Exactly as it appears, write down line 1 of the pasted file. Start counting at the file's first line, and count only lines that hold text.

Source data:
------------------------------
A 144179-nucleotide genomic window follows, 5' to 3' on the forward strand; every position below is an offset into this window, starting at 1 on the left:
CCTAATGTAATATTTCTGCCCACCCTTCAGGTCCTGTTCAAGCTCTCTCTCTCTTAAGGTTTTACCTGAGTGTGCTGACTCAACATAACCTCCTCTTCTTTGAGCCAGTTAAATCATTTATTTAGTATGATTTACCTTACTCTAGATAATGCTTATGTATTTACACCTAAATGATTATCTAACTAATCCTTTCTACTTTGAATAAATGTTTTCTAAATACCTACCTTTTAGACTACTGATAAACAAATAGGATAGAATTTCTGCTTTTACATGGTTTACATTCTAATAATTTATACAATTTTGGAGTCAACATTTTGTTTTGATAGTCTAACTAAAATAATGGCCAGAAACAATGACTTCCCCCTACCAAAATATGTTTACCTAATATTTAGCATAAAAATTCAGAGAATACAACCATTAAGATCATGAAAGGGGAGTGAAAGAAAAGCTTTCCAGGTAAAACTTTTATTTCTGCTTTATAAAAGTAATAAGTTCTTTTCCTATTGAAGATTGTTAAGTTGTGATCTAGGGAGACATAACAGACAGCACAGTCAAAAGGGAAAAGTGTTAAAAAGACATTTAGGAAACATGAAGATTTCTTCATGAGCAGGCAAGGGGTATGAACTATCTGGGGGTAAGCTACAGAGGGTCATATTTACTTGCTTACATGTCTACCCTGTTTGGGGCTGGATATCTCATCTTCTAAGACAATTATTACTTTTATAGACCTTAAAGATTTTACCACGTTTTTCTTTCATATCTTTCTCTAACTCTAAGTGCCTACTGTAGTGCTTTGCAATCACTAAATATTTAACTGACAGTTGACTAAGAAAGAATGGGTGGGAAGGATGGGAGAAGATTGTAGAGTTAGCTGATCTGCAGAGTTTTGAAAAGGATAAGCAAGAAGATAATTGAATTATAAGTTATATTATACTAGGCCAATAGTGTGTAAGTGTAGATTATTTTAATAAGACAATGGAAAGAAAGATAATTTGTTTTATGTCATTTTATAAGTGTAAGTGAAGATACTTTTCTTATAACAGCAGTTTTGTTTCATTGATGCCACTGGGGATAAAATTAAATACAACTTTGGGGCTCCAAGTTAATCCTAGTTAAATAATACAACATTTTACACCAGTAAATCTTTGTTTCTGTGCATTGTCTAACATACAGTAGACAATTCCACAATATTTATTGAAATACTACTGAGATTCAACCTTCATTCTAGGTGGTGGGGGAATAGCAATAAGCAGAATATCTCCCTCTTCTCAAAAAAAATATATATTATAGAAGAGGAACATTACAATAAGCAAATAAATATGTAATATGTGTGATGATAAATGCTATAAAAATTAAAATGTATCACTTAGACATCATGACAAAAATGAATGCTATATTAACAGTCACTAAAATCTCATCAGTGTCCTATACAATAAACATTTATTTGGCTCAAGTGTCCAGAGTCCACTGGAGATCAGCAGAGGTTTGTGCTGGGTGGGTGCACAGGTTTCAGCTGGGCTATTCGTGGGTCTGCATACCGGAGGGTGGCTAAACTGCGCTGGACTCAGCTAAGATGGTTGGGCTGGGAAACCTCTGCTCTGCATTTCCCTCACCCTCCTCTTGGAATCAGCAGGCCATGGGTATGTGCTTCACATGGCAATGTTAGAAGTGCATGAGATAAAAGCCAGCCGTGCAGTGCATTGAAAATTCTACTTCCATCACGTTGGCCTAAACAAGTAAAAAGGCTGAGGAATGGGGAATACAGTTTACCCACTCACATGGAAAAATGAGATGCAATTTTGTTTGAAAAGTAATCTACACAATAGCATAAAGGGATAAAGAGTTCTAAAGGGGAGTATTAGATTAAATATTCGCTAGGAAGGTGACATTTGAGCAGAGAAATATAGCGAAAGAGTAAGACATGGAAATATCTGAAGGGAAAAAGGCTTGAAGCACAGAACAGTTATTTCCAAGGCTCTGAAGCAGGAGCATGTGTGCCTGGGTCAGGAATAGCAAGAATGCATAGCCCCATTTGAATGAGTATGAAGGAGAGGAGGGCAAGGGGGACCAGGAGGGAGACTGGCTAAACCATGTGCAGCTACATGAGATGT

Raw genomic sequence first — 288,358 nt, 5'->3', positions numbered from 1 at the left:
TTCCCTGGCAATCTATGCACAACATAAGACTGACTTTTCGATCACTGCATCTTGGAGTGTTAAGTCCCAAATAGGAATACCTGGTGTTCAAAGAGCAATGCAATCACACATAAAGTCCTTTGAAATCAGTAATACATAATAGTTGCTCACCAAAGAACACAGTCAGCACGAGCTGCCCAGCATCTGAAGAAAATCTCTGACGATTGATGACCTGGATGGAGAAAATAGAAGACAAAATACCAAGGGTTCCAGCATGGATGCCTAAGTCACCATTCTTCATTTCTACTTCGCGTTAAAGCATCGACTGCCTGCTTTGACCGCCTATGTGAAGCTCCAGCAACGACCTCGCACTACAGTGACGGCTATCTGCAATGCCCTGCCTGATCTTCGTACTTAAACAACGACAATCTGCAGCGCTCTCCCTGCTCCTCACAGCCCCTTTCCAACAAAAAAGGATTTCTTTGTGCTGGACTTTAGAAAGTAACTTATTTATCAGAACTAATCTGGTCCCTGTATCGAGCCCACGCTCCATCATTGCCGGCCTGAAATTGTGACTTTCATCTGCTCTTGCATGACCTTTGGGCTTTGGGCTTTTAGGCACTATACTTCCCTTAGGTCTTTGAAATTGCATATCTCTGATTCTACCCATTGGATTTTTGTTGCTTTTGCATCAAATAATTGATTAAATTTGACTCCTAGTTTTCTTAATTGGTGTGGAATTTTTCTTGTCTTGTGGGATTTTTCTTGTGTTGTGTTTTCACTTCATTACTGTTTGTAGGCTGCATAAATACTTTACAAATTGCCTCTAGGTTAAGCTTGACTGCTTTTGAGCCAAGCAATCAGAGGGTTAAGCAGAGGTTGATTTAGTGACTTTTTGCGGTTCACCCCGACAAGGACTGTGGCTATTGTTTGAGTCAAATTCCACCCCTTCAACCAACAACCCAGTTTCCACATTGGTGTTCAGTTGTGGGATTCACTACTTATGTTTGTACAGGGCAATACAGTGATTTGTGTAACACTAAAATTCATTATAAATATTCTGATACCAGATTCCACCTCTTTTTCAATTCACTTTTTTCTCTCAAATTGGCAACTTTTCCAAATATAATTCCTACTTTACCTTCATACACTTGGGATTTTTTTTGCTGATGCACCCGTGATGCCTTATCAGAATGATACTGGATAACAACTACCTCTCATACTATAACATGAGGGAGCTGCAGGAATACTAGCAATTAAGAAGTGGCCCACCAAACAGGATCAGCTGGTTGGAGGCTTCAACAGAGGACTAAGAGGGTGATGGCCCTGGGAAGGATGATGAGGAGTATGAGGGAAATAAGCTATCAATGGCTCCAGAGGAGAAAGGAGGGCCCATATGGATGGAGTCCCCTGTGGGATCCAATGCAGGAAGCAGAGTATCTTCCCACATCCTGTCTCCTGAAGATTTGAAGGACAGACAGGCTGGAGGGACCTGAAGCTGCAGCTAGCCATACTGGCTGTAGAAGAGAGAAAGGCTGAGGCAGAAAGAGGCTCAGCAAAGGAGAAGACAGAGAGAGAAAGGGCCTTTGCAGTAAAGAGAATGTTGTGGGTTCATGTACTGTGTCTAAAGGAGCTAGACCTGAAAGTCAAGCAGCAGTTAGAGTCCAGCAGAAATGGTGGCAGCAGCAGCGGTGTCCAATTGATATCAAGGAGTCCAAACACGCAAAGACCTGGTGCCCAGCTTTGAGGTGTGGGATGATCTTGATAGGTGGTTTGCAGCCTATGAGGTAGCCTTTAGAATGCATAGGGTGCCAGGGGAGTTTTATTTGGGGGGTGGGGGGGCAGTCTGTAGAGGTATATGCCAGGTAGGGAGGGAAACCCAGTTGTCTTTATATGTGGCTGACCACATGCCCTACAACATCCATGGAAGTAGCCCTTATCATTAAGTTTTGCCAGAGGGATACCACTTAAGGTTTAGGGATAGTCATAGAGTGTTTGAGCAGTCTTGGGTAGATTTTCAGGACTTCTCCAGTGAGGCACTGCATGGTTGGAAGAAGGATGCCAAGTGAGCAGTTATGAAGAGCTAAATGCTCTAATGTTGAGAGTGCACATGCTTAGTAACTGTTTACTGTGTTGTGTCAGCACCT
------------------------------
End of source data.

A 144179-nucleotide genomic window follows, 5' to 3' on the forward strand; every position below is an offset into this window, starting at 1 on the left: